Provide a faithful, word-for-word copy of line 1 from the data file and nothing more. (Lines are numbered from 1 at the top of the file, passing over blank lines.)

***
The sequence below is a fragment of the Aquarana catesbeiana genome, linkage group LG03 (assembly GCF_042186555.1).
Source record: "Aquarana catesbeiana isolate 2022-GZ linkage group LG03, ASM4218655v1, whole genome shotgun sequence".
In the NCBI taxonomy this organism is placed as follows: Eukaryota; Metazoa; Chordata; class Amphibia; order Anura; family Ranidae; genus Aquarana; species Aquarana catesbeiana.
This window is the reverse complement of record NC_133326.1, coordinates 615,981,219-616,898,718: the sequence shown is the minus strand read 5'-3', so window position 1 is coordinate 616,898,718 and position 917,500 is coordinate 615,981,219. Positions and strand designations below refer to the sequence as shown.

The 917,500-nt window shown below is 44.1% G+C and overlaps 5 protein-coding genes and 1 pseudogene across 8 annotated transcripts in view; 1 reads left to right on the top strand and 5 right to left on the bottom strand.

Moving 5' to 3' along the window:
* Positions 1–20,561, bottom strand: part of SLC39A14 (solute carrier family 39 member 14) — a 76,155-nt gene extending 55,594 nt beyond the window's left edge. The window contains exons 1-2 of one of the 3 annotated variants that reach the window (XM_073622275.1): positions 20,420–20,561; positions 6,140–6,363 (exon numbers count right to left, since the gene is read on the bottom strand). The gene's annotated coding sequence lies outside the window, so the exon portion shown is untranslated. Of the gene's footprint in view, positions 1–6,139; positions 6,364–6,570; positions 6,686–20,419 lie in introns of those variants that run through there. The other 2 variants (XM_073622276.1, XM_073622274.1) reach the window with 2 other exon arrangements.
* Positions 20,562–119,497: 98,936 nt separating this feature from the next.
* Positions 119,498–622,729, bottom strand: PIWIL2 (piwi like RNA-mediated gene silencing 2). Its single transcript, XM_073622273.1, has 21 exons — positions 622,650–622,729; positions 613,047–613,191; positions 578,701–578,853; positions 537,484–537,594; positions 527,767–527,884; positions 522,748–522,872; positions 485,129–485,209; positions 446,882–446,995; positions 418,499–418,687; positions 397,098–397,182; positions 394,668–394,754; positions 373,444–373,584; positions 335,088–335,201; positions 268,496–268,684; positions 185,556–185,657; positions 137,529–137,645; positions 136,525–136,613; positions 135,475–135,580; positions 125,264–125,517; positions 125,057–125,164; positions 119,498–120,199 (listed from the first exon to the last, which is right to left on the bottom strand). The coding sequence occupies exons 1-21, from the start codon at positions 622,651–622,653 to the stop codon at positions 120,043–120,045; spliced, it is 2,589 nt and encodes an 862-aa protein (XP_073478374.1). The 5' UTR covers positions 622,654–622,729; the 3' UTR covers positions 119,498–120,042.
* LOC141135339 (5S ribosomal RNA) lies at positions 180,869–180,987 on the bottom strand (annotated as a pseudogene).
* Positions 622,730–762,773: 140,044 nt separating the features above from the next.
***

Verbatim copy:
The sequence below is a fragment of the Aquarana catesbeiana genome, linkage group LG03 (assembly GCF_042186555.1).